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I need to create an arbitrarily large tarfile for testing but don't want it to hit the disk.

What's the easiest way to do this?

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up vote 3 down vote accepted

You can easily use python to generate such a tarfile:

mktar.py:

#!/usr/bin/python

import datetime
import sys
import tarfile

tar = tarfile.open(fileobj=sys.stdout, mode="w|")

info = tarfile.TarInfo(name="fizzbuzz.data")
info.mode = 0644
info.size = 1048576 * 16
info.mtime = int(datetime.datetime.now().strftime('%s'))

rand = open('/dev/urandom', 'r')

tar.addfile(info,rand)
tar.close()

michael@challenger:~$ ./mktar.py | tar tvf -
-rw-r--r-- 0/0        16777216 2012-08-02 13:39 fizzbuzz.data
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Note: This will drain your system's entropy on Linux. Not necessarily a problem, but something to be aware of. – Chris S Aug 2 '12 at 17:50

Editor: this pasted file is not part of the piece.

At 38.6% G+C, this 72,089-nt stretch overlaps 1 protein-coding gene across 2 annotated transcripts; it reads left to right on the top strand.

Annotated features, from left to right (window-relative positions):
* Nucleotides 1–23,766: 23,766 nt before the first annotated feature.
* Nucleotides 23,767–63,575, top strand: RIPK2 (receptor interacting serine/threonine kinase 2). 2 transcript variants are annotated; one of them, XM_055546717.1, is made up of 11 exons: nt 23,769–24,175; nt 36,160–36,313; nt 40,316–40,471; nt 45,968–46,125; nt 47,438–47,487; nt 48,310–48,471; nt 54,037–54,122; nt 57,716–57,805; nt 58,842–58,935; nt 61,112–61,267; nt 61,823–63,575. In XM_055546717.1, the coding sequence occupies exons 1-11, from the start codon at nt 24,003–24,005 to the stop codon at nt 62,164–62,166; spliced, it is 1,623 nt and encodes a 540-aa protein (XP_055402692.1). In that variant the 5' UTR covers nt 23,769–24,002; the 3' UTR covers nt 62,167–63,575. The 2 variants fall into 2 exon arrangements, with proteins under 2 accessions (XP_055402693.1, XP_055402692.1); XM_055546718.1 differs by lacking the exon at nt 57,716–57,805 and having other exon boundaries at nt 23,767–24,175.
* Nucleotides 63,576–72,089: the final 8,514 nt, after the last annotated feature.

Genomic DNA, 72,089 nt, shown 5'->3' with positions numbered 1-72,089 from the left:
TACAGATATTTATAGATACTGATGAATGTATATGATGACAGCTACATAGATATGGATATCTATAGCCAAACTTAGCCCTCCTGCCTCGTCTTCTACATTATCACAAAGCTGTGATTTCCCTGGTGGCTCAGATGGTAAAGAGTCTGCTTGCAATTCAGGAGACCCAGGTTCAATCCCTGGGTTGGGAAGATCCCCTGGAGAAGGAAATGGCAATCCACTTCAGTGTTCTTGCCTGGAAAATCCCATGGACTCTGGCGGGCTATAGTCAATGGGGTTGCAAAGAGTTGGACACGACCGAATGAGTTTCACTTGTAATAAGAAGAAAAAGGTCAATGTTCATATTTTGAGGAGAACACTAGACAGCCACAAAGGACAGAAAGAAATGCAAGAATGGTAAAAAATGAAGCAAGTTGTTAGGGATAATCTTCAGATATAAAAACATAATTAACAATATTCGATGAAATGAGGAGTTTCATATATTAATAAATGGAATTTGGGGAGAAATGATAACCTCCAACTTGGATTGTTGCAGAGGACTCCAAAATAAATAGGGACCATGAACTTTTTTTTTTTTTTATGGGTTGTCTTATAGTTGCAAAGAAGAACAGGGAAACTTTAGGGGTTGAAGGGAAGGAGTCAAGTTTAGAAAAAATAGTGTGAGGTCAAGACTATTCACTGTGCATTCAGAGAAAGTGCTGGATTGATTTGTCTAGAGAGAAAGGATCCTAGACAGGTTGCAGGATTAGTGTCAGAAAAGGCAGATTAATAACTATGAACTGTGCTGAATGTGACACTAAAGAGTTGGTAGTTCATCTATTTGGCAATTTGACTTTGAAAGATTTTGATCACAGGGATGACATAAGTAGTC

Not when using urandom. I just tested it and my entropy_avail actually went from 129 to 184. – MikeyB Aug 2 '12 at 18:08
    
Using urandom pulls some entropy from the pool, though it is not dependent on the entropy pool like random; more likely than not it triggered a low watermark and the system generated more entropy before you checked. It's also possibly your system has a HRNG. – Chris S Aug 2 '12 at 18:17
    
It'll pull a bit from the pool, but certainly not drain it. No HRNG here. – MikeyB Aug 2 '12 at 18:27

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